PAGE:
Maybe you’re looking for the perfect new job, or you’re hoping to be able to at least HOLD the remote the next time the family watches Netflix. In either case, do you wish you could be a better negotiator? Whether you want more compensation at the office, you’re looking for better results with your business, or hoping for improvement in your personal life, being able to connect with the people around you is a vital skill we all need to hone. Today we’ll ask negotiation expert Mori Taheripour how she recommends we get the job done. Her answers may surprise you, as they did us when we first read her new book, Bring Yourself.
Plus, are you in the sandwich generation? What IS the “sandwich generation”? That means you’re caught in the middle supporting older parents and younger children at the same time. In today’s headlines segment, we’ll tackle a new study completed by online life insurance company Haven Life (they’re also a sponsor of our show). To help us make sense of it all we’ll ring up our friend Brittney Burgett and talk about how you can accomplish more while trying to take care of everyone else.
We’re mixing things up for today’s Haven Life Line: we’ll answer a question pooled from our Instagram surveys. You can keep up to date with our latest Instagram posts HERE. Adrianne wrote in with an important question for so many people these days about unemployment. She asks, will people already on unemployment before COVID-19 be eligible to receive the additional unemployment relief money? There’s more to the answer than you’d think, and we’ll share the results of our research on the topic during the segment.
As always, we’ll save time for a slice of Doug’s (national pastime inspired) trivia. Enjoy the show!
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- A BIG thanks to Britttney Burgett for talking with us today. You can find the piece we discussed here: What is the Sandwich Generation, and what does it want? (Haven Life)
- Coronavirus has dealerships moving to online sales — and car buying may never be the same (USA TODAY)
<21:10> Mori Taheripour: Becoming Better At Negotiation
You can find more from Mori at her site: Mori Taheripour
Looking for a copy of Mori’s book? You can order it here:
Bring Yourself: How To Harness The Power Of Connection To Negotiate Fearlessly
<43:57> Doug’s Trivia
- On this day in 1912 two major league baseball parks opened. One housed Joe’s hometown team, and the other had the Babe. Which two teams called the new stadiums home?
<52:46> Haven Life Line
- Adrian wrote to us on Instagram with a great question: will people who were on unemployment BEFORE Covid-19 be getting the additional unemployment relief money? We had to do some digging but we found some answers we’ll share during the show.
Want the guys to answer your question? You can call into the Haven Life Line and get your question answered on-air HERE.
Join us Wednesday!
We talked negotiation today, and we’re keeping the week going strong with Wednesday’s topic: starting your business! We’re sitting down with Chris Krimitsos to find out all the insider information you’ll need before starting your journey as an entrepreneur.
Detailed Episode Notes (by Kevin Bailey):
Mori Taheripour – The Power of Negotiation and How to Succeed at it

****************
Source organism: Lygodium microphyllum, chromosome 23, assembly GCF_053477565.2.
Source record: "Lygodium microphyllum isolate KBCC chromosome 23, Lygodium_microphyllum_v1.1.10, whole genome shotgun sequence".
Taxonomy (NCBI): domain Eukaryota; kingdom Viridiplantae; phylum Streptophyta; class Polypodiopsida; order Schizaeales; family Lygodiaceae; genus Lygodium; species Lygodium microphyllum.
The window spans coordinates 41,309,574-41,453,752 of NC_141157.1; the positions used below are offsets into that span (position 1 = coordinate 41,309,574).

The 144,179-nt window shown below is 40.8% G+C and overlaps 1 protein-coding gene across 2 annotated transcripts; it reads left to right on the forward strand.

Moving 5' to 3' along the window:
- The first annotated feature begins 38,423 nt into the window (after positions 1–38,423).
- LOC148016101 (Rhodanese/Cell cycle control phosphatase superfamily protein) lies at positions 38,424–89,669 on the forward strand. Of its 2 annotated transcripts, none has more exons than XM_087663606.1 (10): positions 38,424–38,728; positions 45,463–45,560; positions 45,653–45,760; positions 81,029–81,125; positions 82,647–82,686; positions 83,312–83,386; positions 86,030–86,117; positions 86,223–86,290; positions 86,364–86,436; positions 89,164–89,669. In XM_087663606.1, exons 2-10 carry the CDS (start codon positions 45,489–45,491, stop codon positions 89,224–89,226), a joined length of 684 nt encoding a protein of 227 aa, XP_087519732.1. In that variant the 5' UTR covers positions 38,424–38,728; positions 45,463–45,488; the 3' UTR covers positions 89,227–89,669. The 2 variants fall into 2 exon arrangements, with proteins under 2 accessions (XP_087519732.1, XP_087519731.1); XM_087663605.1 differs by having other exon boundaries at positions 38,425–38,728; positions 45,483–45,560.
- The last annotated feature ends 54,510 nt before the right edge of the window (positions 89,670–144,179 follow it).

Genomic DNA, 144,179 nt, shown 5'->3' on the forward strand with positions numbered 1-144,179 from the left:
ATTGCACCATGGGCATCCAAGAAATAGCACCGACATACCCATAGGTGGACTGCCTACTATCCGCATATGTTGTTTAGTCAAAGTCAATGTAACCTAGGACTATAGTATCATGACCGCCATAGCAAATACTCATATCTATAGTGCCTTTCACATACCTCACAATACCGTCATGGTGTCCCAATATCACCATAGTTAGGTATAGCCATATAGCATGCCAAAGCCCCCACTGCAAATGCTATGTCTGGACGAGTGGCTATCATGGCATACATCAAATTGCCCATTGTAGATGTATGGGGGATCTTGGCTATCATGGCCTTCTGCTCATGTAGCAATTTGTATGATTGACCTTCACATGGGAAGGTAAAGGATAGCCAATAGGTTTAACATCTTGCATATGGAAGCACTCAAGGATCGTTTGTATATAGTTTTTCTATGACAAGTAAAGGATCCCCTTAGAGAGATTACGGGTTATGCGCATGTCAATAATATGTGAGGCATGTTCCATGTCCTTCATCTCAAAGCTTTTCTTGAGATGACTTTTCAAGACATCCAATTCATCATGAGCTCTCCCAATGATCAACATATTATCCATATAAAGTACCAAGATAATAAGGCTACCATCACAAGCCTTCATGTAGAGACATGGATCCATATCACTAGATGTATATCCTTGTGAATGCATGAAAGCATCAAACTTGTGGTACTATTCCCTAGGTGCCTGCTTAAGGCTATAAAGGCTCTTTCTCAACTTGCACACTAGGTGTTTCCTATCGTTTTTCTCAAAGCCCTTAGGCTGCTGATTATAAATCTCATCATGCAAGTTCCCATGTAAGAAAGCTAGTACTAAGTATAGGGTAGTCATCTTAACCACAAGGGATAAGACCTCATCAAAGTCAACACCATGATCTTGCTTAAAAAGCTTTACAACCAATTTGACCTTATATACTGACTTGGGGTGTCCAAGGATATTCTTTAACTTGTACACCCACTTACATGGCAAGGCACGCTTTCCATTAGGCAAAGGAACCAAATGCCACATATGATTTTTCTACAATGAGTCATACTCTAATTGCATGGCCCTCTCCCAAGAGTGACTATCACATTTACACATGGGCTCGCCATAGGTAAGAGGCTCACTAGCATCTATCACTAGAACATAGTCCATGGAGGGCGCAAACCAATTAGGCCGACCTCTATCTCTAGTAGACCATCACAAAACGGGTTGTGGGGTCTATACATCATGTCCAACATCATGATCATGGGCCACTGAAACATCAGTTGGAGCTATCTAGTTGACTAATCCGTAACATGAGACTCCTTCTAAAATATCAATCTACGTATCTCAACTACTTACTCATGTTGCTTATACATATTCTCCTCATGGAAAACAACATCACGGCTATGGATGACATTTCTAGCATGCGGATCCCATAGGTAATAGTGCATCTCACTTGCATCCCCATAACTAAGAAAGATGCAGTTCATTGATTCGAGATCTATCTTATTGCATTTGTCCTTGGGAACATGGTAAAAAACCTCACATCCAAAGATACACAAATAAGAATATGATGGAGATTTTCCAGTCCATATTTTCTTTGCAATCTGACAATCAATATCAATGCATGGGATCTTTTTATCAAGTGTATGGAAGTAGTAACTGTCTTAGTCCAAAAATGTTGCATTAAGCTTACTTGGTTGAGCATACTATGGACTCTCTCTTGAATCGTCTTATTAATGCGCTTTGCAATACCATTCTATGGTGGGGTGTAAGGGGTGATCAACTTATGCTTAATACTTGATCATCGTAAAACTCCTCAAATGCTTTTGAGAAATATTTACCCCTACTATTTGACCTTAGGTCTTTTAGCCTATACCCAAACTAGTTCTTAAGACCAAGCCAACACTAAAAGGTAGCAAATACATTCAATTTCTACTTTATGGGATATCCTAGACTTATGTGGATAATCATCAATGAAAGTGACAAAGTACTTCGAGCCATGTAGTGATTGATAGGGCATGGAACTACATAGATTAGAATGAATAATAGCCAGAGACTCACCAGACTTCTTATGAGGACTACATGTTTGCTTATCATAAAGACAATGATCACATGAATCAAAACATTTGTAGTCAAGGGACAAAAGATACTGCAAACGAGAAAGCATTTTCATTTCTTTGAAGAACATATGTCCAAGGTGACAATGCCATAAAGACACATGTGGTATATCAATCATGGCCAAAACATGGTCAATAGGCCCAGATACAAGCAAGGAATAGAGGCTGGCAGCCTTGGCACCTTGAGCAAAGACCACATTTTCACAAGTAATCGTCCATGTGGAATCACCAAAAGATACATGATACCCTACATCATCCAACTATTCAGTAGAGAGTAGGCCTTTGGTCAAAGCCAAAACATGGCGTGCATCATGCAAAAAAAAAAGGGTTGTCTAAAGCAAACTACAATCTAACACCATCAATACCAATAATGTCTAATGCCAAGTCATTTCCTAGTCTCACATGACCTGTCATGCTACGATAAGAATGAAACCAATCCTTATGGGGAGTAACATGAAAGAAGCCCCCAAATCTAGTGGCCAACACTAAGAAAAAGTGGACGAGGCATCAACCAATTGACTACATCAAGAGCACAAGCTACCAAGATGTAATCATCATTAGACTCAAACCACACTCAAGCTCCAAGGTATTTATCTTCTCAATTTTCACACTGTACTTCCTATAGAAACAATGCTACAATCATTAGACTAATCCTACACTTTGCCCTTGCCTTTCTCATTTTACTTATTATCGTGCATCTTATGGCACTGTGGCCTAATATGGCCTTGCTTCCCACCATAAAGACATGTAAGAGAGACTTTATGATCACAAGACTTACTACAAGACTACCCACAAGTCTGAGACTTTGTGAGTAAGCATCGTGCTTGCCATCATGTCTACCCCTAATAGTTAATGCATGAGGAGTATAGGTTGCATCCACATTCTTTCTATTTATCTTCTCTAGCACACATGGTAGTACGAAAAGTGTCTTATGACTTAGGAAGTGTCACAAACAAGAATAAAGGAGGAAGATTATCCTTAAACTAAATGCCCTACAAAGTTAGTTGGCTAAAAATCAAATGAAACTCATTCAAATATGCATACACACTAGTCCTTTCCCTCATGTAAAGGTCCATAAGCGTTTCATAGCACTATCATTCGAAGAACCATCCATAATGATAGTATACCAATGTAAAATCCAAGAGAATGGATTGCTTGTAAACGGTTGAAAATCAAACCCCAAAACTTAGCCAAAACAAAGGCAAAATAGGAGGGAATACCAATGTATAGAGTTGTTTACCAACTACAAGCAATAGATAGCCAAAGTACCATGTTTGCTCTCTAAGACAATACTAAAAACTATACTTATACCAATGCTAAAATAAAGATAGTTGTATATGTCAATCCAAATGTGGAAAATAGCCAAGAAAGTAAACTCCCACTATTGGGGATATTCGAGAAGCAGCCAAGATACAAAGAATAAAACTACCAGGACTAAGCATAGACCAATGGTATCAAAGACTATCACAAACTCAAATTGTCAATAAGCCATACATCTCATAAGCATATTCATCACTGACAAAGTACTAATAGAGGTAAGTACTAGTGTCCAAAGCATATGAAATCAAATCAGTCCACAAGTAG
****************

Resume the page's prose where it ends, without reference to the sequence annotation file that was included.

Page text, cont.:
Headline #1: Coronavirus has dealerships moving to online sales — and car buying may never be the same
Big idea: We are in an era where businesses as well as people must adapt to survive. One industry in particular that has had to dramatically shift its approach to how it operates is automobile dealers. With the quarantine preventing customers from browsing the lots and preventing employees from coming into work, dealerships have had to get creative to make up for lost traffic. They have turned to online demonstrations, sales, and service.
“This is going to fundamentally change how people view buying a car.”
“By the end of this year, you’re going to see 80%-90% of U.S. new car dealers with full e-commerce capability in their shops” to handle everything online but the test drive and — maybe — the final signature.
–Rhett Ricart, CEO of Ricart Automotive Group in Columbus, Ohio, and chairman of the National Auto Dealers Association.
In Michigan, the renewed stay-at-home order clears the way for more online vehicle sales after the previous order prohibited nearly all vehicle sales in the state. The new order allows: “Workers at motor vehicle dealerships who are necessary to facilitate remote and electronic sales or leases, or to deliver motor vehicles to customers, provided that showrooms remain closed to in-person traffic.”
In Joe’s view, many states are following similar guidelines. However, given his last two car buying experiences being 85% online, Joe feels that online car buying was a much more pleasant and efficient ordeal than going to the dealership…but Joe lives in his mom’s basement and doesn’t get out much, so take that with a grain of salt. In spite of Joe’s recluse-like perspective, it does seem plausible that, after the quarantine is lifted, online auto sales will be more common because customers have grown accustomed to doing transactions online.
Headline #2: What is the Sandwich Generation, and what does it want?
Brittney Burgett from Haven Life took Joe’s shortwave call to talk about the “Sandwich Generation” and discuss their unique challenges.
Big Idea: “The sandwich generation refers to middle-aged individuals who are pressured to support both aging parents and growing children. The sandwich generation is named so because they are effectively “sandwiched” between the obligation to care for their aging parents––who may be ill, unable to perform various tasks, or in need of financial support––and children, who require financial, physical, and emotional support. The trends of increasing lifespans and having children at an older age have contributed to the sandwich generation phenomenon, as it has more societal acceptance for adult children to live at home or return home as with boomerang kids. “ (source)
Being torn in multiple directions – caring for young children and caring for (or proving mental/emotional wellbeing through frequent visits) aging parents is straining even the most resilient adults, and will be more so as their parents age and need more hands-on help. Joe added, quoting a 2013 Pew Research Center report states that nearly 50% of adults in their 40s or 50s had a parent age 65 or older and were simultaneously raising a young child or helping a grown child financially, with roughly 15% of middle-ages adults providing financial support to both – textbook Sandwich Generation.
Brittney shared that survey respondents indicated that many in the Sandwich Generation were struggling to save for retirement, in the midst of raising children as well as supporting older parents. In fact, 84% said that their retirement will be negatively impacted due to the competing demands of caring for both parents and children – by either adjusting retirement goals or forecasting not being able to retire at all.